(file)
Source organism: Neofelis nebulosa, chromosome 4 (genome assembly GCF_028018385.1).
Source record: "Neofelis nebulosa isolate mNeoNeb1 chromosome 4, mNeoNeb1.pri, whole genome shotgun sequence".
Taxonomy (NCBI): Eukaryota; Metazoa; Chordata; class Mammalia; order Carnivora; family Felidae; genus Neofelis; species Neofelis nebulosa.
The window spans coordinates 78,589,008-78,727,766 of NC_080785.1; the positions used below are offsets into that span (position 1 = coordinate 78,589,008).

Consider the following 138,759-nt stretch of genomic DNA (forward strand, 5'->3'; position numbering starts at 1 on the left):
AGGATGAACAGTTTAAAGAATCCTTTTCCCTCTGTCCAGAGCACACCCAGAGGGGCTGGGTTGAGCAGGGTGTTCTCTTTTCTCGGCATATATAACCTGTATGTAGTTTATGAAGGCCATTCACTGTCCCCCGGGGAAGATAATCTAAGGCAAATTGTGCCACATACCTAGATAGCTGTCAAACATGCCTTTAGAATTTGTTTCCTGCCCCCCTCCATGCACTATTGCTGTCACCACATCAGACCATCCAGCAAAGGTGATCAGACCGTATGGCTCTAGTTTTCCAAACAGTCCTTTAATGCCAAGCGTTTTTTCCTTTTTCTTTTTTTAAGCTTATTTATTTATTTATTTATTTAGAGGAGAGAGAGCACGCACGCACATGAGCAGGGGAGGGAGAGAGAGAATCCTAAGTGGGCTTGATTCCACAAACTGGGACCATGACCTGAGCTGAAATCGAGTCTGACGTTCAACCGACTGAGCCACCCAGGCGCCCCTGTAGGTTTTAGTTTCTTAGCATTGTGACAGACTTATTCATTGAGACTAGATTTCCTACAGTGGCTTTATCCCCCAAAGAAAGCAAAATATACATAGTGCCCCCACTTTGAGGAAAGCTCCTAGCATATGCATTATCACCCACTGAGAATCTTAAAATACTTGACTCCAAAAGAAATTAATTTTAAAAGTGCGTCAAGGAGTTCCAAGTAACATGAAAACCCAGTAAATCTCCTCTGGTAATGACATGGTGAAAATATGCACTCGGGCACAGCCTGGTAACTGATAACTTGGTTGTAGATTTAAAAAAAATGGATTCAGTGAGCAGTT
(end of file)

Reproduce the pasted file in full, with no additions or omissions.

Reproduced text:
Source organism: Neofelis nebulosa, chromosome 4 (genome assembly GCF_028018385.1).
Source record: "Neofelis nebulosa isolate mNeoNeb1 chromosome 4, mNeoNeb1.pri, whole genome shotgun sequence".
Taxonomy (NCBI): Eukaryota; Metazoa; Chordata; class Mammalia; order Carnivora; family Felidae; genus Neofelis; species Neofelis nebulosa.
The window spans coordinates 78,589,008-78,727,766 of NC_080785.1; the positions used below are offsets into that span (position 1 = coordinate 78,589,008).

Consider the following 138,759-nt stretch of genomic DNA (forward strand, 5'->3'; position numbering starts at 1 on the left):
AGGATGAACAGTTTAAAGAATCCTTTTCCCTCTGTCCAGAGCACACCCAGAGGGGCTGGGTTGAGCAGGGTGTTCTCTTTTCTCGGCATATATAACCTGTATGTAGTTTATGAAGGCCATTCACTGTCCCCCGGGGAAGATAATCTAAGGCAAATTGTGCCACATACCTAGATAGCTGTCAAACATGCCTTTAGAATTTGTTTCCTGCCCCCCTCCATGCACTATTGCTGTCACCACATCAGACCATCCAGCAAAGGTGATCAGACCGTATGGCTCTAGTTTTCCAAACAGTCCTTTAATGCCAAGCGTTTTTTCCTTTTTCTTTTTTTAAGCTTATTTATTTATTTATTTATTTAGAGGAGAGAGAGCACGCACGCACATGAGCAGGGGAGGGAGAGAGAGAATCCTAAGTGGGCTTGATTCCACAAACTGGGACCATGACCTGAGCTGAAATCGAGTCTGACGTTCAACCGACTGAGCCACCCAGGCGCCCCTGTAGGTTTTAGTTTCTTAGCATTGTGACAGACTTATTCATTGAGACTAGATTTCCTACAGTGGCTTTATCCCCCAAAGAAAGCAAAATATACATAGTGCCCCCACTTTGAGGAAAGCTCCTAGCATATGCATTATCACCCACTGAGAATCTTAAAATACTTGACTCCAAAAGAAATTAATTTTAAAAGTGCGTCAAGGAGTTCCAAGTAACATGAAAACCCAGTAAATCTCCTCTGGTAATGACATGGTGAAAATATGCACTCGGGCACAGCCTGGTAACTGATAACTTGGTTGTAGATTTAAAAAAAATGGATTCAGTGAGCAGTT